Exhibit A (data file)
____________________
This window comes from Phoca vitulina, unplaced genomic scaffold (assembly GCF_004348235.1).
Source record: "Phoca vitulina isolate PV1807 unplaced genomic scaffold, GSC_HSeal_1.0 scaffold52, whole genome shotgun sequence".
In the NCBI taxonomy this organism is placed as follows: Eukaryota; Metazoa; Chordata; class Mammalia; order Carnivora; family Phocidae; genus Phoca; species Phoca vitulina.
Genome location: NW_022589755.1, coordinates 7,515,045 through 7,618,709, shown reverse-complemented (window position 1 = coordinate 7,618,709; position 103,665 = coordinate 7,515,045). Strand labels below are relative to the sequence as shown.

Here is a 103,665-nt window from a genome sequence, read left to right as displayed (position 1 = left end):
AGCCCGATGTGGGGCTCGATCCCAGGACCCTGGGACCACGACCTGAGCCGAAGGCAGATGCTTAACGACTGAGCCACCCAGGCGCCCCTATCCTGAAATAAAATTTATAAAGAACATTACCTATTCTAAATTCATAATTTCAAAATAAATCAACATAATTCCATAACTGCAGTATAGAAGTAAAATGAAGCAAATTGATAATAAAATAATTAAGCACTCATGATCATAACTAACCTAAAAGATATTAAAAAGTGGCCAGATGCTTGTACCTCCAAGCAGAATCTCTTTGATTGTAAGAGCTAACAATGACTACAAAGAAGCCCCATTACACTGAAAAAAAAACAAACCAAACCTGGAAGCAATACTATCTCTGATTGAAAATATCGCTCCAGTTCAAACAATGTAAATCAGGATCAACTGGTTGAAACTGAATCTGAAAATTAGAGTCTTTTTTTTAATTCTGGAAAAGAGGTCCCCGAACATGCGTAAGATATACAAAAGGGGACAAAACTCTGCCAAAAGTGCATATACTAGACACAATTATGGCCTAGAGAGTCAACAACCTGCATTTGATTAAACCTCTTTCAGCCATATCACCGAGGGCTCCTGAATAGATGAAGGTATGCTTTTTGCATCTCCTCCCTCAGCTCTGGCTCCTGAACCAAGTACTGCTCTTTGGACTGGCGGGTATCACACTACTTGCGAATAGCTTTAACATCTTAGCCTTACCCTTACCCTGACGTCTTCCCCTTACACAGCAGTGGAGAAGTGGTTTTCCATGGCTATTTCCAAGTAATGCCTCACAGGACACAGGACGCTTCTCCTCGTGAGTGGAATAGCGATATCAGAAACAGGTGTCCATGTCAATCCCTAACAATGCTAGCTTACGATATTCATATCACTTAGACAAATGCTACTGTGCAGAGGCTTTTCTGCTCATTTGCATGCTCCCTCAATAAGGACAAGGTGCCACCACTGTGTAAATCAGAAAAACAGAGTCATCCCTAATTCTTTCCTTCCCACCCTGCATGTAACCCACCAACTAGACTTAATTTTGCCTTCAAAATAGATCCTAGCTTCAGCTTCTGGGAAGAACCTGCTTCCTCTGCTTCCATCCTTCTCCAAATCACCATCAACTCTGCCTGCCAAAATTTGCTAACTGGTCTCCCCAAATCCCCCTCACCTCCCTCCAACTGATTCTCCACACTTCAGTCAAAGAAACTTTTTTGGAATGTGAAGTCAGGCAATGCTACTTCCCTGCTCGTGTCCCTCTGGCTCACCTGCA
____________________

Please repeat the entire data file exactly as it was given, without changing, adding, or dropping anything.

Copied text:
This window comes from Phoca vitulina, unplaced genomic scaffold (assembly GCF_004348235.1).
Source record: "Phoca vitulina isolate PV1807 unplaced genomic scaffold, GSC_HSeal_1.0 scaffold52, whole genome shotgun sequence".
In the NCBI taxonomy this organism is placed as follows: Eukaryota; Metazoa; Chordata; class Mammalia; order Carnivora; family Phocidae; genus Phoca; species Phoca vitulina.
Genome location: NW_022589755.1, coordinates 7,515,045 through 7,618,709, shown reverse-complemented (window position 1 = coordinate 7,618,709; position 103,665 = coordinate 7,515,045). Strand labels below are relative to the sequence as shown.

Here is a 103,665-nt window from a genome sequence, read left to right as displayed (position 1 = left end):
AGCCCGATGTGGGGCTCGATCCCAGGACCCTGGGACCACGACCTGAGCCGAAGGCAGATGCTTAACGACTGAGCCACCCAGGCGCCCCTATCCTGAAATAAAATTTATAAAGAACATTACCTATTCTAAATTCATAATTTCAAAATAAATCAACATAATTCCATAACTGCAGTATAGAAGTAAAATGAAGCAAATTGATAATAAAATAATTAAGCACTCATGATCATAACTAACCTAAAAGATATTAAAAAGTGGCCAGATGCTTGTACCTCCAAGCAGAATCTCTTTGATTGTAAGAGCTAACAATGACTACAAAGAAGCCCCATTACACTGAAAAAAAAACAAACCAAACCTGGAAGCAATACTATCTCTGATTGAAAATATCGCTCCAGTTCAAACAATGTAAATCAGGATCAACTGGTTGAAACTGAATCTGAAAATTAGAGTCTTTTTTTTAATTCTGGAAAAGAGGTCCCCGAACATGCGTAAGATATACAAAAGGGGACAAAACTCTGCCAAAAGTGCATATACTAGACACAATTATGGCCTAGAGAGTCAACAACCTGCATTTGATTAAACCTCTTTCAGCCATATCACCGAGGGCTCCTGAATAGATGAAGGTATGCTTTTTGCATCTCCTCCCTCAGCTCTGGCTCCTGAACCAAGTACTGCTCTTTGGACTGGCGGGTATCACACTACTTGCGAATAGCTTTAACATCTTAGCCTTACCCTTACCCTGACGTCTTCCCCTTACACAGCAGTGGAGAAGTGGTTTTCCATGGCTATTTCCAAGTAATGCCTCACAGGACACAGGACGCTTCTCCTCGTGAGTGGAATAGCGATATCAGAAACAGGTGTCCATGTCAATCCCTAACAATGCTAGCTTACGATATTCATATCACTTAGACAAATGCTACTGTGCAGAGGCTTTTCTGCTCATTTGCATGCTCCCTCAATAAGGACAAGGTGCCACCACTGTGTAAATCAGAAAAACAGAGTCATCCCTAATTCTTTCCTTCCCACCCTGCATGTAACCCACCAACTAGACTTAATTTTGCCTTCAAAATAGATCCTAGCTTCAGCTTCTGGGAAGAACCTGCTTCCTCTGCTTCCATCCTTCTCCAAATCACCATCAACTCTGCCTGCCAAAATTTGCTAACTGGTCTCCCCAAATCCCCCTCACCTCCCTCCAACTGATTCTCCACACTTCAGTCAAAGAAACTTTTTTGGAATGTGAAGTCAGGCAATGCTACTTCCCTGCTCGTGTCCCTCTGGCTCACCTGCA